AUDIO: Ridgeland High School assistant principal Matt Maynor talks with school board members about the new freshman culture. (1:14)
PRESENTATION: Maynor's PowerPoint presentation on the academy to the Walker County school board.
Ridgeland High Schools Ninth Grade Academy, launched a year ago, was set up to help smooth eight-graders transition into high school. But the academy could also be relieving a longtime problem.
For the first time in the history of Ridgeland, we had (Chattanooga Valley and Rossville) middle schools coming together as one group, assistant principal Matt Maynor said.
Tales of tension among Ridgeland High students coming from different parts of the county have rippled through the community since the school was founded in 1990. Ridgeland High consolidated Rossville and Chattanooga Valley high schools into one facility.
Maynor said the academy has generated an opportunity for them to know each other quickly and generated a culture that was positive for them in the sense that they were able to rely on each other.
Basically, it was a school within a school that provided an opportunity for them to get to know each other, he said.
By the numbers: Nine Grade Academy is making a difference
* Discipline referrals: Nearly 3,000 referrals in 2005; less than 2,600 last year.
* Physical altercations: 20 fewer last year than in 2005.
* Staying in school: 15 first-year freshmen dropped out in 2005; four dropped out last year.
* Student performance: In 2005, 140 ninth-graders had to repeat the grade; last year, only 86 students had to repeat.
The academy keeps first-year freshmen together on one hall sharing a bell schedule that is offset from upperclassmen to reduce friction and to help create a cohesive unit, Maynor said.
Maynor has been at Ridgeland for five years, which he said gives him a right to say its a better system for rising freshmen.
Administrators had four goals in mind when they established the academy improving the graduation rate, decreasing the number of discipline referrals, improving attendance and improving test scores, Maynor said. The success of some long-term goals cant be predicted yet, but appearances indicate students are on the right path.
The academy has produced a ninth-grade culture that has benefited new Ridgeland students, Maynor said.
Before implementing the academy, new students were dumped into a building of 1,300 students sharing classes all over the school building, he said. Now, first-year freshmen are together on one hall.
They really didnt know who else was in their class, Maynor said. It might take them a whole year to realize, This is my class. Were together. The academy really sped that up. You got the feeling that the kids were behind each other.
Maynor surveyed students and teachers at the end of the year and they had mostly good comments about the academy.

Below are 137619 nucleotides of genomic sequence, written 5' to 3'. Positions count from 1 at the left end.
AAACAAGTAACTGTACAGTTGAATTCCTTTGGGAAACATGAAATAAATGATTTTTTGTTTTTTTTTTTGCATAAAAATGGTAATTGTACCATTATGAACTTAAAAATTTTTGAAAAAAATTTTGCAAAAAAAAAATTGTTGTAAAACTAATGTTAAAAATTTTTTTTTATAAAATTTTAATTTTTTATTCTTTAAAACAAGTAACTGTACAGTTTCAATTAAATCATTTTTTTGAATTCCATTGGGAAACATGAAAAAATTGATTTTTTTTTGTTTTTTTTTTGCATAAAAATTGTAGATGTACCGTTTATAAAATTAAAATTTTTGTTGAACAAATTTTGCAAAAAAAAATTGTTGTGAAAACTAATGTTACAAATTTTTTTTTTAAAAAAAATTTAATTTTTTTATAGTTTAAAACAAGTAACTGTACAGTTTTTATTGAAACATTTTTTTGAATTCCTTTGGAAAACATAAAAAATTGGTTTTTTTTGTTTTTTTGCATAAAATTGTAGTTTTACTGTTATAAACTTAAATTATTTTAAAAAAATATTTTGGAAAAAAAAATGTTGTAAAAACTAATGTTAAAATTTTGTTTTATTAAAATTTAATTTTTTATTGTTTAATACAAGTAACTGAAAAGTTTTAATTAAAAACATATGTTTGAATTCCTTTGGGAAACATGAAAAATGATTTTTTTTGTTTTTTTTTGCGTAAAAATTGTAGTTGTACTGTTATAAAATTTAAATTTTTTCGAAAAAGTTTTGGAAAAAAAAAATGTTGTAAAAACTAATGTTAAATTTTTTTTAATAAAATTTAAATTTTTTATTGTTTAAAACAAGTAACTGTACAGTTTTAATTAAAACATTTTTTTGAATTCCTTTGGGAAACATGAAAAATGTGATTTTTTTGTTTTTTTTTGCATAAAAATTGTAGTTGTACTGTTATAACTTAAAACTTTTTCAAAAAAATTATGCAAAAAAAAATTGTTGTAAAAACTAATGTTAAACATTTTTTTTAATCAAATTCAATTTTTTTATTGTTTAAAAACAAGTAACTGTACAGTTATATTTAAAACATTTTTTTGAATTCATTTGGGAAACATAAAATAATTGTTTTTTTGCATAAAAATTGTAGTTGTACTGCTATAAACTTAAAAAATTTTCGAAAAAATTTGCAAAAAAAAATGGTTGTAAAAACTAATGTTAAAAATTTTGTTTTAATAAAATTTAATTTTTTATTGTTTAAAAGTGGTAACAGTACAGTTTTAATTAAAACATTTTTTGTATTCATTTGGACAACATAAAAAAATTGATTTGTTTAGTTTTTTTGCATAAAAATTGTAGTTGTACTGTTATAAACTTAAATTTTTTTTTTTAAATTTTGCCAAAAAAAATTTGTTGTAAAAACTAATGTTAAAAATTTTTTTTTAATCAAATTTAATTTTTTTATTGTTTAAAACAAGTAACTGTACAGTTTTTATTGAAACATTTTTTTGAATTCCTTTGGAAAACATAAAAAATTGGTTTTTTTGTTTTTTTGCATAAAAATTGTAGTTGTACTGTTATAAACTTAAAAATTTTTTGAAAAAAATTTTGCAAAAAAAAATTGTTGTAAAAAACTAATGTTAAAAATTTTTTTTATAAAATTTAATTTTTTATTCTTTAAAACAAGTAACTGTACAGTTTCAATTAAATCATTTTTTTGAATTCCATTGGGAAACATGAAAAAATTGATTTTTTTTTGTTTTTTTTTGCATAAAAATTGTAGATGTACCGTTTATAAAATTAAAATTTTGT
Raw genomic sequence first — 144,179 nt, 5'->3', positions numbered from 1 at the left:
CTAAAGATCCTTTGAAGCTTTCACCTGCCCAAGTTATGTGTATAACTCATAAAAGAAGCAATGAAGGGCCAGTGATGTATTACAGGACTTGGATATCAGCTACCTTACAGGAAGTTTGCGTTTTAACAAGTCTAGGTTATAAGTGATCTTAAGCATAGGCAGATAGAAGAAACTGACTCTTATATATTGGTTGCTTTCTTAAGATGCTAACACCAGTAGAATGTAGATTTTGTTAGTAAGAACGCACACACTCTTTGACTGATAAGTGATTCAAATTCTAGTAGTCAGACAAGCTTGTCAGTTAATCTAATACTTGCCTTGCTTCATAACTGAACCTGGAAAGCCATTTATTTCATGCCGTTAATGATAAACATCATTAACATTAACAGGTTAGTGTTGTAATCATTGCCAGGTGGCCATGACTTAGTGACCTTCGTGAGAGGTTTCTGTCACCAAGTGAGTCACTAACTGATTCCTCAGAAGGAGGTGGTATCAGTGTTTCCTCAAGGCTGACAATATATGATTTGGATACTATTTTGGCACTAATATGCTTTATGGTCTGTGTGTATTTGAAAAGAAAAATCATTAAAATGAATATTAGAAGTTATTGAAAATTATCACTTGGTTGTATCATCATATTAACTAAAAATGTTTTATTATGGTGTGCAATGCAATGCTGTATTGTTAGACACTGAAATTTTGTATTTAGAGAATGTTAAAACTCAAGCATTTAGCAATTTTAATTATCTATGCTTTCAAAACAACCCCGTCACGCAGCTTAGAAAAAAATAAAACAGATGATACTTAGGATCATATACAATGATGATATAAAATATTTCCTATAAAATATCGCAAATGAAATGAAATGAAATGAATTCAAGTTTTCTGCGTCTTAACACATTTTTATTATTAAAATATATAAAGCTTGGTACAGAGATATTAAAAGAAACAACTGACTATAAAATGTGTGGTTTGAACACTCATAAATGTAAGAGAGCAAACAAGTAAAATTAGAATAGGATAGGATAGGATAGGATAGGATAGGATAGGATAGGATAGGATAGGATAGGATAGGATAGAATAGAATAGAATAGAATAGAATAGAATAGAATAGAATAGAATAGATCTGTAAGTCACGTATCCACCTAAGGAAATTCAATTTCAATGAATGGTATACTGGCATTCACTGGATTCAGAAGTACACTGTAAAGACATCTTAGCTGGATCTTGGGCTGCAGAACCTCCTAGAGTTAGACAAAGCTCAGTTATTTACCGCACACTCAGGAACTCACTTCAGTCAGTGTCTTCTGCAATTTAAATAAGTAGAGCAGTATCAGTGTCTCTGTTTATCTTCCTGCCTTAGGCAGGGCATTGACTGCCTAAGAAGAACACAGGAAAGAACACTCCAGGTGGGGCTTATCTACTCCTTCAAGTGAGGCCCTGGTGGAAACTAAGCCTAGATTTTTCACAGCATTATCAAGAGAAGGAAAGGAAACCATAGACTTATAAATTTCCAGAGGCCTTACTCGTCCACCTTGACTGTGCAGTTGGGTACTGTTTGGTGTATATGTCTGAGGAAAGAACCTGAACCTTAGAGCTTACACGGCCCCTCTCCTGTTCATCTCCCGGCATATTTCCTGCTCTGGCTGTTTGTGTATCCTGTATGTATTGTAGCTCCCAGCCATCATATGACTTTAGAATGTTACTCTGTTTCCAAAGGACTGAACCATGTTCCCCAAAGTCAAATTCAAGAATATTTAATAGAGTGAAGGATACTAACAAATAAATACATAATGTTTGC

One student said, The greatest strength of the academy was getting to know all the freshmen. It helped you transition from the eighth-grade to the ninth.
A teacher said, It created a safe and secure first environment for our ninth-graders.
Another teacher pointed out the program would be more effective if the academy had its own building on campus to better separate freshmen from upperclassmen.
Last year students were involved in 20 fewer physical altercations than the previous year, Maynor said. He attributes part of that reduction to keeping the freshmen separated from older students.
Hurdles organizers still have to clear include better synchronization of bell schedules and easing freshmen students into an environment with upperclassmen, Maynor said.
We feel like there are times when upperclassmen demonstrate the proper behavior and that was something we missed out on, he said.
For example, freshmen having lunch didnt realize the cafeteria has three food lines and all piled up in one line that backed out of the cafeteria to the gym, he said.
Four goals of the Ninth Grade Academy at Ridgeland High School
* Improve graduation rate
* Decrease discipline problems
* Improve attendance
* Improve test scores
The Sixth Grade Academy, which opened in LaFayette last August, helps ease students into the new environment. Like the Ninth Grade Academy, it gives the group of students a sense of being a class together.
The academy acts as a buffer between elementary and middle school students, principal Linda Barker said. Students attend classes in the old LaFayette High School building.
The sixth-grade student is not as mature as the eighth-grade student, Barker said. They still need a little structure, a little transitioning, before they get to the main campus. Theres quite a difference in the maturity levels.
With four feeder schools Gilbert, Naomi, North LaFayette and Rock Spring elementary schools new sixth-graders are introduced to a lot of new faces and experiences.
Its the first time these kids come together as a unit, she said.
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